Maholm picking on opponents
When Pirates left-hander Paul Maholm is on the hill, baserunners ought to think twice before trying to swipe a bag.
No pitcher in the majors has more pickoffs this season than Maholm. The rookie has snagged nine runners — one straight pick and eight pitcher-caught-stealings.
“He makes my job a lot easier,” Pirates catcher Ronny Paulino said.
In addition to the nine picks, Pirates catchers have thrown out four runners with Maholm pitching. Only seven runners have stolen a base against Maholm this year.
“I don’t know the secret,” Maholm said, smiling.
The grin suggested that Maholm darn well knows the secret, but would rather turn in his spikes than give it up to some nosy reporter.
“A lot of times, it’s called from the dugout, and it’s just one of those things where you have to give your best move,” Maholm said. “I guess I’ve been lucky that (runners) have either been going or just taking a step toward second.”
Perhaps Zach Duke can elaborate. After all, Duke ranks third in the National League with six pickoffs.
“It’s just a matter of mixing everything up — varying holds, varying moves to home and mixing in slide steps,” Duke said. “It’s a combination of all that.”
The key is making the baserunner as uncomfortable as possible. To do that, a pitcher must become unpredictable.
When a pitcher gets into a rhythm, it can make it easy for the runner to time his jump. Body language often is a dead giveaway. Many lefties will look at first base at the start of their windup when they’re throwing to the plate, but first look at the plate when they’re going to first base.
To avoid tipping their hand, pitchers step off the rubber, hold the ball longer or throw to first base a few times with a variety of speeds.
“If a guy’s real aggressive, sometimes you want to make your first move the best one so he’s a little more leery of going,” Duke said. “If it’s a guy who’s maybe more crafty about when he steals, then you want to bait him into it.”
“I’ve been giving my ‘A’ move any time I think there’s a good chance the guy will be running,” Maholm said. “It looks pretty much exactly like it does when I’m going home — same rhythm, the same hand movement, same footwork — except at the last second I kind of change direction.”
Being lefties, Maholm and Duke have an edge when trying to control baserunners.
“We can watch them and keep them closer,” Maholm said. “We can use our regular delivery, and more than likely not have to worry about them taking off. If you’re a right-hander, you’ve got to make sure you’re quicker, and you can’t really see the runner that well. So it’s a big advantage.”
Manager Jim Tracy often calls for pickoff throws from the dugout, but left-handers have the freedom to toss over when they want.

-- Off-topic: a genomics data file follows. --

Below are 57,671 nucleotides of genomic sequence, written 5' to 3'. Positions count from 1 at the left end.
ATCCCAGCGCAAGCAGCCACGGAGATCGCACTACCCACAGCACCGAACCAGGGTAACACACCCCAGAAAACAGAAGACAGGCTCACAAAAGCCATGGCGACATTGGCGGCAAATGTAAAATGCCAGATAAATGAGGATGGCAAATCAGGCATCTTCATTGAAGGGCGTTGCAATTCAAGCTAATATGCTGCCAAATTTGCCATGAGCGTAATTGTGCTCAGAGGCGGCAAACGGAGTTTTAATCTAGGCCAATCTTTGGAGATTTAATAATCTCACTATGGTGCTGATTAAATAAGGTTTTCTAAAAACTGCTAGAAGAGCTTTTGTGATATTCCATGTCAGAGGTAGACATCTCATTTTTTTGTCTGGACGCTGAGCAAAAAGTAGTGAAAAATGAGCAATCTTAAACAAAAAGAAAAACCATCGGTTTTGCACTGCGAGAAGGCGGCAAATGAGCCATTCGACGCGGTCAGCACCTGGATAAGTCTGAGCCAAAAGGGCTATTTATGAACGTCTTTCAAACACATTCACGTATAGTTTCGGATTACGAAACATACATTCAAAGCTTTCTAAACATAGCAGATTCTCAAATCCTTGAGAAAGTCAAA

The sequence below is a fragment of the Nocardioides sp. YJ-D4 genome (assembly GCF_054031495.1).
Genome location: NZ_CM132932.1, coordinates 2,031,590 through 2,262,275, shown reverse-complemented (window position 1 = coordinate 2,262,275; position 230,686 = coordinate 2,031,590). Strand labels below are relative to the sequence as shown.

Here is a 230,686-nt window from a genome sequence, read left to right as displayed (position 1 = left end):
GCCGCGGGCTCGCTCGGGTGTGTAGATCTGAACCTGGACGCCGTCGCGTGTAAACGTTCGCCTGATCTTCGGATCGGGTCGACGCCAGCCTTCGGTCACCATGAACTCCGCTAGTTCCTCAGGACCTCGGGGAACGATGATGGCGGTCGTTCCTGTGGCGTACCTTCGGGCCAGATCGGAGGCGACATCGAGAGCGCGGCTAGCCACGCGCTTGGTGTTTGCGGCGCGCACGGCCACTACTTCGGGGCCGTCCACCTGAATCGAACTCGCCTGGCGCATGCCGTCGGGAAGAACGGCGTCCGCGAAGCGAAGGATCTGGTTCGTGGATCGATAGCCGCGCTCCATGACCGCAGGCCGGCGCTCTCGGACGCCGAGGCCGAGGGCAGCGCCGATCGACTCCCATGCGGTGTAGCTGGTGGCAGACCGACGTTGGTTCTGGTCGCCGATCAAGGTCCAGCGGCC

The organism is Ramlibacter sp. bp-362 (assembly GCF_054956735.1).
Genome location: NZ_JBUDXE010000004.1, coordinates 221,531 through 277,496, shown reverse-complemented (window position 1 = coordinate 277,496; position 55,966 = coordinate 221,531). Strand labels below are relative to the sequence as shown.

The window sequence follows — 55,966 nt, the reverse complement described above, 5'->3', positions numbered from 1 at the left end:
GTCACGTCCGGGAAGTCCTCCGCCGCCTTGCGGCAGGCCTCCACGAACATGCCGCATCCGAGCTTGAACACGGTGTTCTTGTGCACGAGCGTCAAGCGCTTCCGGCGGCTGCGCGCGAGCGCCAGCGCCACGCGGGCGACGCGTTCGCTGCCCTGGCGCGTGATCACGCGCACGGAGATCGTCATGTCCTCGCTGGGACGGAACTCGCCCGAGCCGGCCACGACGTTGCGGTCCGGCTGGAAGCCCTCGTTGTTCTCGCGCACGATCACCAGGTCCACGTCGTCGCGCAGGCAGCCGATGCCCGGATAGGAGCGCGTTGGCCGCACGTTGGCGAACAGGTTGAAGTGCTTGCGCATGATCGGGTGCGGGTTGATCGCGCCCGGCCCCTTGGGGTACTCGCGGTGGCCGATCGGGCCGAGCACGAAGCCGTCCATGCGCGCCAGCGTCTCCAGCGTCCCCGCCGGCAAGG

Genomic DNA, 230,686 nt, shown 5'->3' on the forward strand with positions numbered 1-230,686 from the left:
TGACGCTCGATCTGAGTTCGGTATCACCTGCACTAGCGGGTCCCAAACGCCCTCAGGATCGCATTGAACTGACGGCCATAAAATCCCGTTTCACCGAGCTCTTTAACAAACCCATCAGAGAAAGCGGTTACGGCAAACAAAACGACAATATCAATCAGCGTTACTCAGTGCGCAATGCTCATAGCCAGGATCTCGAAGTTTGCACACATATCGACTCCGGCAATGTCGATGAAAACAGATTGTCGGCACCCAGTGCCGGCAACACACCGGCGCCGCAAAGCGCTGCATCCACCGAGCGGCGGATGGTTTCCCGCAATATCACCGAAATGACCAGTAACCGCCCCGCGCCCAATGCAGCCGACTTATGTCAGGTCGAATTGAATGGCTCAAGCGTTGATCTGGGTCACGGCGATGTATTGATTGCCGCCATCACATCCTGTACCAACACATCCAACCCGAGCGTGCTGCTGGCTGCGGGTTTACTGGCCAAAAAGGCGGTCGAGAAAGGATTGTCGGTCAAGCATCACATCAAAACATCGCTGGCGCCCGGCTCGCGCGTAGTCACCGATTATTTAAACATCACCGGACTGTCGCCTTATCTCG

“You don’t want to do it too much, though, because it might mess up Tracy with how he goes about trying to control the running game,” Maholm said. “But for the most part, we’re on our own. If we think they’re running, we can pick.”
Among major-league pitchers this year, Maholm is two pickoffs ahead of San Francisco lefty Jamey Wright, an 11-year veteran, and Chicago White Sox ace Mark Buehrle.
Buehrle is considered one of the masters of the move. Others include Andy Pettitte, Kenny Rogers and Terry Mulholland, a Uniontown native who pitched for the Pirates in 2001.
Three former Pirates also rank among the top 20 NL pitchers in picks this season.
Joe Beimel, now with the Los Angeles Dodgers, is sixth with four pickoffs. Colorado righty Josh Fogg has two picks, which ties him for 14th place with current Pirates pitchers Damaso Marte and Victor Santos and ex-Pirates pitcher Jason Schmidt.
It might not be a coincidence to see so many products of the Pirates organization on the list. Gary Ruby, the club’s minor-league pitching coordinator, always makes the pickoff move a point of emphasis.
“We stressed working on it throughout the minor leagues,” Duke said. “We had to be out there for early work a couple times a week, working on our pickoff moves. It’s something we put a lot of work into and take a lot of pride in.”
Take your pick
Here’s a look at the leaders in pitcher pickoffs, including pitcher-caught-stealings.
1. Paul Maholm, Pirates, 9
2. Jamey Wright, Giants, 7
3. Zach Duke, Pirates, 6
4t. Chris Capuano, Brewers, 5
4t. Jeff Francis, Rockies, 5
1. Mark Buehrle, White Sox, 7
2. Jon Lester, Red Sox, 6
3t. Scott Kazmir, Devil Rays, 5
3t. Justin Verlander, Tigers, 5
x-5t. Jamie Moyer, Mariners, 4
5t. James Shields, Devil Rays, 4
x — Traded to the Phillies Aug. 19.
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